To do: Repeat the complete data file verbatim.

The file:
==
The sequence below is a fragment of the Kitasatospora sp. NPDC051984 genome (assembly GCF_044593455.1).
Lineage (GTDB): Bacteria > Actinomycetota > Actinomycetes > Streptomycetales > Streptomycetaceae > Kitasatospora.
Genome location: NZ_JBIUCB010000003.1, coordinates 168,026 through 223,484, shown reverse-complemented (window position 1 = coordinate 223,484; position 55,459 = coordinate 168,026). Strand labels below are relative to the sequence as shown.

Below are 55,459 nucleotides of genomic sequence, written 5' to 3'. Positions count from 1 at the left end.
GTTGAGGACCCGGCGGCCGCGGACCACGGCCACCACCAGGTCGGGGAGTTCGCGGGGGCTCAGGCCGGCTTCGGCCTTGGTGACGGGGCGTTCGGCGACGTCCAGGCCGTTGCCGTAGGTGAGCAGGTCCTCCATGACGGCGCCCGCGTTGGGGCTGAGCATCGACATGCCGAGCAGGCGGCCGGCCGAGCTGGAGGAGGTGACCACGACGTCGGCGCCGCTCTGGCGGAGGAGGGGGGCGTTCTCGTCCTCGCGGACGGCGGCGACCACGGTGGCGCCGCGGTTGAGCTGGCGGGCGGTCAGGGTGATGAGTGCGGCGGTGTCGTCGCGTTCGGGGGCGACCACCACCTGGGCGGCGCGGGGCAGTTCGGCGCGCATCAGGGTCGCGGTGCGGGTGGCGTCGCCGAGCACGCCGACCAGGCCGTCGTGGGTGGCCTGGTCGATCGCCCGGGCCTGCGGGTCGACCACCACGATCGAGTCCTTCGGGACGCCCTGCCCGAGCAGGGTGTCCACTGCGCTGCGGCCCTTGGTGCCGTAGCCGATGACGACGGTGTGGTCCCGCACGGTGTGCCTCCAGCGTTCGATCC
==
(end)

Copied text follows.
The sequence below is a fragment of the Kitasatospora sp. NPDC051984 genome (assembly GCF_044593455.1).
Lineage (GTDB): Bacteria > Actinomycetota > Actinomycetes > Streptomycetales > Streptomycetaceae > Kitasatospora.
Genome location: NZ_JBIUCB010000003.1, coordinates 168,026 through 223,484, shown reverse-complemented (window position 1 = coordinate 223,484; position 55,459 = coordinate 168,026). Strand labels below are relative to the sequence as shown.

Below are 55,459 nucleotides of genomic sequence, written 5' to 3'. Positions count from 1 at the left end.
GTTGAGGACCCGGCGGCCGCGGACCACGGCCACCACCAGGTCGGGGAGTTCGCGGGGGCTCAGGCCGGCTTCGGCCTTGGTGACGGGGCGTTCGGCGACGTCCAGGCCGTTGCCGTAGGTGAGCAGGTCCTCCATGACGGCGCCCGCGTTGGGGCTGAGCATCGACATGCCGAGCAGGCGGCCGGCCGAGCTGGAGGAGGTGACCACGACGTCGGCGCCGCTCTGGCGGAGGAGGGGGGCGTTCTCGTCCTCGCGGACGGCGGCGACCACGGTGGCGCCGCGGTTGAGCTGGCGGGCGGTCAGGGTGATGAGTGCGGCGGTGTCGTCGCGTTCGGGGGCGACCACCACCTGGGCGGCGCGGGGCAGTTCGGCGCGCATCAGGGTCGCGGTGCGGGTGGCGTCGCCGAGCACGCCGACCAGGCCGTCGTGGGTGGCCTGGTCGATCGCCCGGGCCTGCGGGTCGACCACCACGATCGAGTCCTTCGGGACGCCCTGCCCGAGCAGGGTGTCCACTGCGCTGCGGCCCTTGGTGCCGTAGCCGATGACGACGGTGTGGTCCCGCACGGTGTGCCTCCAGCGTTCGATCC